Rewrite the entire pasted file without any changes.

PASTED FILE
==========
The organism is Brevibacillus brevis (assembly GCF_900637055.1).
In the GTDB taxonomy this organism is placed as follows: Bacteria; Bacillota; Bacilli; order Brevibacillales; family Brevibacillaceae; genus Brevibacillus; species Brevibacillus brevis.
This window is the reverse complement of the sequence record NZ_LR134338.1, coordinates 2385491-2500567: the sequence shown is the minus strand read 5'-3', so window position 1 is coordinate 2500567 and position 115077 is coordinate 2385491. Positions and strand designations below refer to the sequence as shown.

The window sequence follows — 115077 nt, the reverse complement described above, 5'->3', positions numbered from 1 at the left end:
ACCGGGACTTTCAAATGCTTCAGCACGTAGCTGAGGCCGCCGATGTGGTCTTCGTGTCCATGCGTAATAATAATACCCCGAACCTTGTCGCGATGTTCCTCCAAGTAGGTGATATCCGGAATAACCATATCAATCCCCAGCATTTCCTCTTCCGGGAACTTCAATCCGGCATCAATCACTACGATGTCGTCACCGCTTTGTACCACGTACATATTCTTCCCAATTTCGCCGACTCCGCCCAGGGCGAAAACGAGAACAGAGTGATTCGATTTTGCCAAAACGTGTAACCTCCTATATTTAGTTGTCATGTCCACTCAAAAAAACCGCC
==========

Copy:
The organism is Brevibacillus brevis (assembly GCF_900637055.1).
In the GTDB taxonomy this organism is placed as follows: Bacteria; Bacillota; Bacilli; order Brevibacillales; family Brevibacillaceae; genus Brevibacillus; species Brevibacillus brevis.
This window is the reverse complement of the sequence record NZ_LR134338.1, coordinates 2385491-2500567: the sequence shown is the minus strand read 5'-3', so window position 1 is coordinate 2500567 and position 115077 is coordinate 2385491. Positions and strand designations below refer to the sequence as shown.

The window sequence follows — 115077 nt, the reverse complement described above, 5'->3', positions numbered from 1 at the left end:
ACCGGGACTTTCAAATGCTTCAGCACGTAGCTGAGGCCGCCGATGTGGTCTTCGTGTCCATGCGTAATAATAATACCCCGAACCTTGTCGCGATGTTCCTCCAAGTAGGTGATATCCGGAATAACCATATCAATCCCCAGCATTTCCTCTTCCGGGAACTTCAATCCGGCATCAATCACTACGATGTCGTCACCGCTTTGTACCACGTACATATTCTTCCCAATTTCGCCGACTCCGCCCAGGGCGAAAACGAGAACAGAGTGATTCGATTTTGCCAAAACGTGTAACCTCCTATATTTAGTTGTCATGTCCACTCAAAAAAACCGCC